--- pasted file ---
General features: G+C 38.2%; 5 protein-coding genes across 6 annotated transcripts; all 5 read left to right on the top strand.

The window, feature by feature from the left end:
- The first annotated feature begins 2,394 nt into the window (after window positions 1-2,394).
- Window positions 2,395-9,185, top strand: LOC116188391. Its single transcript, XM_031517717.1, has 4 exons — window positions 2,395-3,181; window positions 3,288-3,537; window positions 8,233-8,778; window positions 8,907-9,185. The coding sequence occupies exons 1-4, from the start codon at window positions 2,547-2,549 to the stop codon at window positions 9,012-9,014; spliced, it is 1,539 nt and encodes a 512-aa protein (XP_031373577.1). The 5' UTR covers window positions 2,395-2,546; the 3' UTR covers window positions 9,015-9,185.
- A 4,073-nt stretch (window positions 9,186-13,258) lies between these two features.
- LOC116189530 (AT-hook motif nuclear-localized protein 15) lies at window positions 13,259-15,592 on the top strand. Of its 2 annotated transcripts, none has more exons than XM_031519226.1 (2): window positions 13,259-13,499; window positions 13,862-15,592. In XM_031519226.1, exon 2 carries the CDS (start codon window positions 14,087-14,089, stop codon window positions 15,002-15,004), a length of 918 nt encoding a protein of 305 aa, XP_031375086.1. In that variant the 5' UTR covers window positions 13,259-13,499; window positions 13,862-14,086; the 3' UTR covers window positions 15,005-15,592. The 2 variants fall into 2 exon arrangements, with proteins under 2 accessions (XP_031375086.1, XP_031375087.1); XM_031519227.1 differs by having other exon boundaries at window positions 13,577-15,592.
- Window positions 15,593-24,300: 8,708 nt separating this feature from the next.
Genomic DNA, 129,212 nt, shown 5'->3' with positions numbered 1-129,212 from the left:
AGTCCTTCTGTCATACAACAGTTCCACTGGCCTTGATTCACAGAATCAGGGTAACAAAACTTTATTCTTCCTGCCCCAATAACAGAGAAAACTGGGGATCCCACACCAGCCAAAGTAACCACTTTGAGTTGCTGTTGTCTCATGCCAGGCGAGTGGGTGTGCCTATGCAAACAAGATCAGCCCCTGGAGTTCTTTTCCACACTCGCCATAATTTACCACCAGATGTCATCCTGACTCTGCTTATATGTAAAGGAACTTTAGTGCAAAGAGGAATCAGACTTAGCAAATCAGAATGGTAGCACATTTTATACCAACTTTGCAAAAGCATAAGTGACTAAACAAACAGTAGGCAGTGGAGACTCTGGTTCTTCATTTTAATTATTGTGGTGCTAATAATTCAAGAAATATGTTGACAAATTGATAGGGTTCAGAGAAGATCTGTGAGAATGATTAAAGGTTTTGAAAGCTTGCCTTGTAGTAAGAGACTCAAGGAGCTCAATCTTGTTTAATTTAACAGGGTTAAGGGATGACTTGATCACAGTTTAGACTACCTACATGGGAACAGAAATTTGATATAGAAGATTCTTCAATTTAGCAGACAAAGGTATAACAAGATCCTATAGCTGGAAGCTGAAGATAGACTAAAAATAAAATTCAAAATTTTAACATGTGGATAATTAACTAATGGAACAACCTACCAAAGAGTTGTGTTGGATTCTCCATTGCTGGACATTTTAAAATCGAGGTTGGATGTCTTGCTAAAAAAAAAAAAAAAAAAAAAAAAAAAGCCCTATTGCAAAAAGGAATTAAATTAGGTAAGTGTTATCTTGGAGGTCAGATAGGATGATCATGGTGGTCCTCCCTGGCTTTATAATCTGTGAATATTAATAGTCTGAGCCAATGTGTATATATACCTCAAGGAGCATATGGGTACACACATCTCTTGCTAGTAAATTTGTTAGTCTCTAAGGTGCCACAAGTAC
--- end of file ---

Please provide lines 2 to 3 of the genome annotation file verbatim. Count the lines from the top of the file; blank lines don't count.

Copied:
The window, feature by feature from the left end:
- The first annotated feature begins 2,394 nt into the window (after window positions 1-2,394).